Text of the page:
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Bobbies on the tweet: Strathclyde Police tells more than 130 cops to tweet from the beat


By Cameron Clarke | Editor

April 24, 2012 | 4 min read

Scotland's largest police force is asking its 134 local inspectors to start tweeting from the beat.

Strathclyde Police, which is responsible for Glasgow and a huge swathe of west Scotland, says it will be the first force in the UK to give officers in every district their own branded Twitter accounts.

Each account will bear the name of the inspector in charge of it and their picture. From May, the officers will use these accounts to keep their communities informed about incidents in their area.

The force's director of corporate communications, Rob Shorthouse, hopes the initiative will help "reduce the fear of crime" and make officers more approachable - but he accepts it may come in for criticism from some quarters.

He told The Drum: "I don’t think the public want to hear us say that we are creating more administrative burden and keeping officers at their desks. That’s not what this is all about.

"We've told our officers: 'You’re not going to be Lady Gaga, you’re not going to get 20 million followers. This is not going to be a huge burden on your time. You are police offers first and foremost and your first responsibility is to be out working with the community and catching people that commit crime'.

"One of the things that stopped us doing this in the past was almost a fear of the traditional media. Part of the traditional media might pick up on what we are trying to do here and be hugely critical of it and say, 'well hang on a second, cops should be out catching the bad guys, not doing this'.

"That’s why I need to stress this is 10 or 20 minutes a day. In the same way we organise lots of community meetings it's about engaging with the public. It’s the same thing it’s just taking place in a different environment."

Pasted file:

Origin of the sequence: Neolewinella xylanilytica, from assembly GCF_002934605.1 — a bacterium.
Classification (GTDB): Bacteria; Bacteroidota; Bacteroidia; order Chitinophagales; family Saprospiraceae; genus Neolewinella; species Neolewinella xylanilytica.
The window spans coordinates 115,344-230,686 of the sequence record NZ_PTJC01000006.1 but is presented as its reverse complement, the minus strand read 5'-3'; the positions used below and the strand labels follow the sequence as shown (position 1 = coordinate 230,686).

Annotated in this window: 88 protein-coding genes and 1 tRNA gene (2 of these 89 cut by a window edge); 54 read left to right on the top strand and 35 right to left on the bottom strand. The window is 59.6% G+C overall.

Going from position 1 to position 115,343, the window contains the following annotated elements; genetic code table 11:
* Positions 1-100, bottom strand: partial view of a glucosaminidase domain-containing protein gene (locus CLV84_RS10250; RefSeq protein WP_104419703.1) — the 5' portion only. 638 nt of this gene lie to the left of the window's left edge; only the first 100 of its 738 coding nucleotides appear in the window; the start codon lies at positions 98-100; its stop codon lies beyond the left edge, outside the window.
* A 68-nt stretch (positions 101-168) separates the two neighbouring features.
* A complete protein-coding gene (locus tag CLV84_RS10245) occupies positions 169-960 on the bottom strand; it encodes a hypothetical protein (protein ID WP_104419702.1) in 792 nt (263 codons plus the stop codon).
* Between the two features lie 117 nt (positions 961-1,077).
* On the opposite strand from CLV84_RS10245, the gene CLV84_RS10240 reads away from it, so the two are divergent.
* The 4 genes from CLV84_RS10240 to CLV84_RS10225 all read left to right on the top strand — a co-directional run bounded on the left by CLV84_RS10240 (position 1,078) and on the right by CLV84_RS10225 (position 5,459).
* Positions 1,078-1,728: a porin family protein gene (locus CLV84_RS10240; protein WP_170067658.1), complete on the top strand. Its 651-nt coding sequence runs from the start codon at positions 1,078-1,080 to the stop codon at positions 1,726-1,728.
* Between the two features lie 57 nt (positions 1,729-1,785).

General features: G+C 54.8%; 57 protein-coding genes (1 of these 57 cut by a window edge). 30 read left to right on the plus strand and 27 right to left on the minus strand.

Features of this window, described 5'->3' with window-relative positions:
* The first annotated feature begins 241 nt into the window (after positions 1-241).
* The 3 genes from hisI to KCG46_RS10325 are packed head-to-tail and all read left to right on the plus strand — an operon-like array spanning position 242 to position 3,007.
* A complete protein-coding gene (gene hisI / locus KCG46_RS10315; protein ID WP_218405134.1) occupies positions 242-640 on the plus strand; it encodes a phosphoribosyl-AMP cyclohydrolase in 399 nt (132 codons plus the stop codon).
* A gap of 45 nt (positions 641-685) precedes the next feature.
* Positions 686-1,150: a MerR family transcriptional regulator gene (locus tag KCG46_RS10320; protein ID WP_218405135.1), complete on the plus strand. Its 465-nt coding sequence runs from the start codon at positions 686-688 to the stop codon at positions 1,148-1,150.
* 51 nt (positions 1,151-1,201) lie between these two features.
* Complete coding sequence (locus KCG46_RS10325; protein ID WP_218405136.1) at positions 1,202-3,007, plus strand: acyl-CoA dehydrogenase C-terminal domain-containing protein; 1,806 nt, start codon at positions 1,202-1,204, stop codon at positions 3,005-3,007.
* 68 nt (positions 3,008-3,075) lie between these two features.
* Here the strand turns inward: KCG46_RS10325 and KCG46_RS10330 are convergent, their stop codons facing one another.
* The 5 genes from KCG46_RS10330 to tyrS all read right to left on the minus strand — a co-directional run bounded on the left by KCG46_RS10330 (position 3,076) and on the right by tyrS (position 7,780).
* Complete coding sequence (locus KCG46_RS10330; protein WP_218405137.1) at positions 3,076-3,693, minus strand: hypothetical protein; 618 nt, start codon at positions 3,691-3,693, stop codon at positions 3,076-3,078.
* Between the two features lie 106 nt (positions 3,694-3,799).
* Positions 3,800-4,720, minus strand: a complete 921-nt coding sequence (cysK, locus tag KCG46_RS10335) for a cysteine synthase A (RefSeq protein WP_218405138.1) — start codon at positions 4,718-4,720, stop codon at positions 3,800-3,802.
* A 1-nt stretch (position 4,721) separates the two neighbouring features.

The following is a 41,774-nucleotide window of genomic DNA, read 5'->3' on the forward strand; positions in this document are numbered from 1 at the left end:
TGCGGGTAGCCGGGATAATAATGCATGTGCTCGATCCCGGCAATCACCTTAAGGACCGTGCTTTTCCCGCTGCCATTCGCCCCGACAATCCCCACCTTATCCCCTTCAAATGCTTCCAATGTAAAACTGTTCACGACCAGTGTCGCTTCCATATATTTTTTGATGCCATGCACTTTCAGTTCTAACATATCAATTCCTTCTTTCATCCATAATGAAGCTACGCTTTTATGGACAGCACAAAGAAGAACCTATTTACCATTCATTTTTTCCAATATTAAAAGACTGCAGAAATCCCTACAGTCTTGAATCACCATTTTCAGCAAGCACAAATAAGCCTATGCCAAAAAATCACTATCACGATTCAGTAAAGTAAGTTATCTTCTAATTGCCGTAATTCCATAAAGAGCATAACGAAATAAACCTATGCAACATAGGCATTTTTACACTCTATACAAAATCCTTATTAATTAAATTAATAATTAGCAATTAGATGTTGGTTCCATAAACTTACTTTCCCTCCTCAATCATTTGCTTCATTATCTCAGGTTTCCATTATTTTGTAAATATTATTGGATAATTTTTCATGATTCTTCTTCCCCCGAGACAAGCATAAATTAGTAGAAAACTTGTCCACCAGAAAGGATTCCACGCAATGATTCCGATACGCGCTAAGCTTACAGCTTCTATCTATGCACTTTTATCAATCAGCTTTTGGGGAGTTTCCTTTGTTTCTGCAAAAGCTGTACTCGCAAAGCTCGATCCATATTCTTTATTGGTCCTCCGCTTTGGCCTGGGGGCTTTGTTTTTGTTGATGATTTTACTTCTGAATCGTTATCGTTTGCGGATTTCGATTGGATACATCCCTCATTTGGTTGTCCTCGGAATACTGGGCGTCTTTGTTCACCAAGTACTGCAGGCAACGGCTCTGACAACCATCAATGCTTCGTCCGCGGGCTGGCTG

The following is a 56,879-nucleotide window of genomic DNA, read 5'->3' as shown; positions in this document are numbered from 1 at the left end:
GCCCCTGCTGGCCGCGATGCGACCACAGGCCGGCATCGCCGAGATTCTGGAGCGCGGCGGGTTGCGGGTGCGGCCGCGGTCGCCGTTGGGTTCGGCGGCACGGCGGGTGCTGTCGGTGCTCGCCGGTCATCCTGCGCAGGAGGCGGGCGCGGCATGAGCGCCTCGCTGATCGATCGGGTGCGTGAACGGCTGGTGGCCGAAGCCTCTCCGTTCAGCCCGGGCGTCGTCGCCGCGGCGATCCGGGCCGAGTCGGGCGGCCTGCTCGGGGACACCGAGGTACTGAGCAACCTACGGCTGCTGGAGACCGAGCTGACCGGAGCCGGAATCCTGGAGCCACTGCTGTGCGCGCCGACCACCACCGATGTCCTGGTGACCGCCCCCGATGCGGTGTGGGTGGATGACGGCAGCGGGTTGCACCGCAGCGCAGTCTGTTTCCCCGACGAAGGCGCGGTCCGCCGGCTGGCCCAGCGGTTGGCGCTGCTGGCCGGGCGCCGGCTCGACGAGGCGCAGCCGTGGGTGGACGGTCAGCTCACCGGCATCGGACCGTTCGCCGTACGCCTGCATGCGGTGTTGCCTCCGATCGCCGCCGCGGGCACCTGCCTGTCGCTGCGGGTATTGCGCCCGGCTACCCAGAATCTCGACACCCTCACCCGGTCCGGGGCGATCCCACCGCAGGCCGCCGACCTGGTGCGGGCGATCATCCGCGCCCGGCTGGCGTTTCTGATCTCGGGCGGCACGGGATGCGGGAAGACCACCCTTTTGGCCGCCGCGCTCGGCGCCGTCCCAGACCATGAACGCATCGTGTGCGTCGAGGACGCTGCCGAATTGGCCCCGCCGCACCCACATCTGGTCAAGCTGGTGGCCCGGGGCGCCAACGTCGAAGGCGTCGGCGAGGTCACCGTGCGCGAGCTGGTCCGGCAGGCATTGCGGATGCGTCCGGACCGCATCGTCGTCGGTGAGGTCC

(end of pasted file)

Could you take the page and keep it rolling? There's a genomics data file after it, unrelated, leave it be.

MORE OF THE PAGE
Shorthouse said officers have been put through a "huge training programme" so they understand the technology. But they have been given no explicit guidance on what they should or should not say.

"It is down to the inspectors to use it as they see fit," he said.

"What we’ve not done, purposefully, is presented the community inspectors with a list of things they can’t do because I think that sets it off on the wrong foot right from the start.

"It’s about showing trust in our people. There is no question that at some point something will go wrong. It’s how we deal with that.

"Cops could say something that is entirely good intentioned but is taken the wrong way, but we’ll deal with it."

Shorthouse said having the force's cops on Twitter could help reassure the public and quash unhelpful rumours.

"Sadly, one of the things we are seeing more and more is that Twitter in particular gives people an avenue to talk about rumours that they’ve heard. We get quite a lot of, ‘I heard there was a child abducted in Maryhill’. People get really panicked by that.

"This gives us an opportunity to rebut some of these rumours doing the rounds, or say ‘yeah there is a problem with vandalism in this area and two people got nicked last night’."

The Twitter accounts will come into effect when Strathclyde Police relaunches its website at the beginning of next month.

The new website is actually made up of 134 separate community sites, which cover each of the wards in Strathclyde. On these pages users will find a YouTube video introducing their community inspector, local crime statistics and tailored news content.


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